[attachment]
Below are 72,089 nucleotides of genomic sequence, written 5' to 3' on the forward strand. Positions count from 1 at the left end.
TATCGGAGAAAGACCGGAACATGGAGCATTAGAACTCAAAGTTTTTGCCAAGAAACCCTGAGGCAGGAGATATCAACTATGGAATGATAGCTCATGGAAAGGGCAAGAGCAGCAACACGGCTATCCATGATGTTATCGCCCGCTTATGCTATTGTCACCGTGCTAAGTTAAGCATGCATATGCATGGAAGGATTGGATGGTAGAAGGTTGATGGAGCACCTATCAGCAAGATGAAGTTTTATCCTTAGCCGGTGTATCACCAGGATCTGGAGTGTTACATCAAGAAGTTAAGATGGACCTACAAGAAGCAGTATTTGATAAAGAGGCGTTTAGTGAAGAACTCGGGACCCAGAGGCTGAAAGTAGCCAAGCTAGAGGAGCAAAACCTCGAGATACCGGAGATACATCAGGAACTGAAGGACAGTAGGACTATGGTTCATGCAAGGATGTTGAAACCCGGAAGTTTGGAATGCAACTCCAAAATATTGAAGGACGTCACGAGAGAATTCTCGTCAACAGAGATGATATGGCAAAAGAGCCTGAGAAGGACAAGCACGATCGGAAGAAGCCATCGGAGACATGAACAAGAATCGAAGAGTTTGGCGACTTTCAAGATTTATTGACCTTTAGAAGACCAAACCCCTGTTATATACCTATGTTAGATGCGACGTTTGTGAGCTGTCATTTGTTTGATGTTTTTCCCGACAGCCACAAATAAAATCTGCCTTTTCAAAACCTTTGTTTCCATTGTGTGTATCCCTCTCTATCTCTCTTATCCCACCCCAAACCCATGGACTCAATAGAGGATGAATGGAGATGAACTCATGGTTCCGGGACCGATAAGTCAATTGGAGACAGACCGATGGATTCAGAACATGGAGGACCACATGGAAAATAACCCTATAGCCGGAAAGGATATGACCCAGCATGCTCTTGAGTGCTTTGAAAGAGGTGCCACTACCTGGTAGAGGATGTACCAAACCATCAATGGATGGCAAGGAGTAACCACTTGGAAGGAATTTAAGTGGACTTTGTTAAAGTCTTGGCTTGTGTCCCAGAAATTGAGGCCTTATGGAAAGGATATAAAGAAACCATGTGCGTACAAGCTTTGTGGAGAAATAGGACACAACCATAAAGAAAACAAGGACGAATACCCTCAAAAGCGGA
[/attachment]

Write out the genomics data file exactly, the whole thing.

Below are 72,089 nucleotides of genomic sequence, written 5' to 3' on the forward strand. Positions count from 1 at the left end.
TATCGGAGAAAGACCGGAACATGGAGCATTAGAACTCAAAGTTTTTGCCAAGAAACCCTGAGGCAGGAGATATCAACTATGGAATGATAGCTCATGGAAAGGGCAAGAGCAGCAACACGGCTATCCATGATGTTATCGCCCGCTTATGCTATTGTCACCGTGCTAAGTTAAGCATGCATATGCATGGAAGGATTGGATGGTAGAAGGTTGATGGAGCACCTATCAGCAAGATGAAGTTTTATCCTTAGCCGGTGTATCACCAGGATCTGGAGTGTTACATCAAGAAGTTAAGATGGACCTACAAGAAGCAGTATTTGATAAAGAGGCGTTTAGTGAAGAACTCGGGACCCAGAGGCTGAAAGTAGCCAAGCTAGAGGAGCAAAACCTCGAGATACCGGAGATACATCAGGAACTGAAGGACAGTAGGACTATGGTTCATGCAAGGATGTTGAAACCCGGAAGTTTGGAATGCAACTCCAAAATATTGAAGGACGTCACGAGAGAATTCTCGTCAACAGAGATGATATGGCAAAAGAGCCTGAGAAGGACAAGCACGATCGGAAGAAGCCATCGGAGACATGAACAAGAATCGAAGAGTTTGGCGACTTTCAAGATTTATTGACCTTTAGAAGACCAAACCCCTGTTATATACCTATGTTAGATGCGACGTTTGTGAGCTGTCATTTGTTTGATGTTTTTCCCGACAGCCACAAATAAAATCTGCCTTTTCAAAACCTTTGTTTCCATTGTGTGTATCCCTCTCTATCTCTCTTATCCCACCCCAAACCCATGGACTCAATAGAGGATGAATGGAGATGAACTCATGGTTCCGGGACCGATAAGTCAATTGGAGACAGACCGATGGATTCAGAACATGGAGGACCACATGGAAAATAACCCTATAGCCGGAAAGGATATGACCCAGCATGCTCTTGAGTGCTTTGAAAGAGGTGCCACTACCTGGTAGAGGATGTACCAAACCATCAATGGATGGCAAGGAGTAACCACTTGGAAGGAATTTAAGTGGACTTTGTTAAAGTCTTGGCTTGTGTCCCAGAAATTGAGGCCTTATGGAAAGGATATAAAGAAACCATGTGCGTACAAGCTTTGTGGAGAAATAGGACACAACCATAAAGAAAACAAGGACGAATACCCTCAAAAGCGGA